As to his head, he was conscious of nothing but a feeling of fullness - of congestion. Excepting the group of four at the center of the bridge, not a man moved.
He was on land! The man's hands were behind his back, the wrists bound with a cord. But nothing hit him. The hunted man saw all this over his shoulder; he was now swimming vigorously with the current. A TV version of the story starring British actor Ronald Howard was telecast in during the fifth season of the Alfred Hitchcock Presents television anthology series.
A whiz and a rattle of grapeshot among the branches high above his head roused him from his dream. With their greater infrequency the sounds increased in strength and sharpness.
And now he became conscious of a new disturbance. His wrists are bound behind his back, and around his neck is a noose that is tied to a beam overhead.
He was still sinking, for the light became fainter and fainter until it was a mere glimmer. His features were good - a straight nose, firm mouth, broad forehead, from which his long, dark hair was combed straight back, falling behind his ears to the collar of his well fitting frock coat.
Evidently this was no vulgar assassin. They hurt his ear like the trust of a knife; he feared he would shriek. What he heard was the ticking of his watch. The prisoner stood quietly. The captain stood with folded arms, silent, observing the work of his subordinates, but making no sign.
A fish slid along beneath his eyes and he heard the rush of its body parting the water. They have reached the Owl Creek bridge, put it in order and built a stockade on the north bank. He had been caught in a vortex and was being whirled on with a velocity of advance and gyration that made him giddy and sick.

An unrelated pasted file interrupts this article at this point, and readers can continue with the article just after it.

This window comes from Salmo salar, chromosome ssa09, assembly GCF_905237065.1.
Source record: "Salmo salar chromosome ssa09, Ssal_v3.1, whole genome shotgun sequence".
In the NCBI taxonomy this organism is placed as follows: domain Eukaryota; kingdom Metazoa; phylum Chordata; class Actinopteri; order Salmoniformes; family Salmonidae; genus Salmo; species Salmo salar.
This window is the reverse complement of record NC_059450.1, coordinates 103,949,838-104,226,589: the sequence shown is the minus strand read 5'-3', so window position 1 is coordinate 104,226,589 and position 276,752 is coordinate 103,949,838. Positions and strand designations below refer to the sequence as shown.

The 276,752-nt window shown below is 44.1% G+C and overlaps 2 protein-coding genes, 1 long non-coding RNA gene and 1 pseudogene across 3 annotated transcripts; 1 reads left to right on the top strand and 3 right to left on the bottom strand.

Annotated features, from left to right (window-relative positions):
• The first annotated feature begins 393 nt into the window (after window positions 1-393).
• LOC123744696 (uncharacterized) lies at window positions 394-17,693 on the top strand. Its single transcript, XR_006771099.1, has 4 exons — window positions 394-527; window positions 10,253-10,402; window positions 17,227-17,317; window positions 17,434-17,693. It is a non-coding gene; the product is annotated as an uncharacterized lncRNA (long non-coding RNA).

A rope closely encircled his neck. I saw the order. The hunted man saw all this over his shoulder; he was now swimming vigorously with the current.
He has probably already given the command to fire at will.
He was a captain. And now he became conscious of a new disturbance.An Occurrence at Owl Creek Bridge by Ambrose Bierce.
Set during the American Civil War, "An Occurrence at Owl Creek" is Bierce's most famous short story. It was first published in the San Francisco Examiner in It then appeared in Bierce's collection Tales of Soldiers and Civilians.
Free summary and analysis of the events in Ambrose Bierce's An Occurrence at Owl Creek Bridge that won't make you snore. We promise. In "An Occurrence at Owl Creek Bridge", reality is subject to time, emotions, and the reader assumptions.
Each individual aspect effects reality significantly. Ambrose Bierce reiterates the fact that time, reality, and truths are all created in the reader's mind.
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A man stood upon a railroad bridge in northern Alabama, looking down into the swift water twenty feet below. The man's hands were behind his back, the wrists bound with a cord. In "An Occurrence at Owl Creek Bridge," Ambrose Bierce gives us the closest thing we'll probably ever get to that firsthand account of dying – that is, until we die ourselves.
Death is a. "An Occurrence at Owl Creek Bridge" () is a short story by the American writer and Civil War veteran Ambrose Bierce. Regarded as "one of the most famous and frequently anthologized stories in American literature", Author: Ambrose Bierce.Download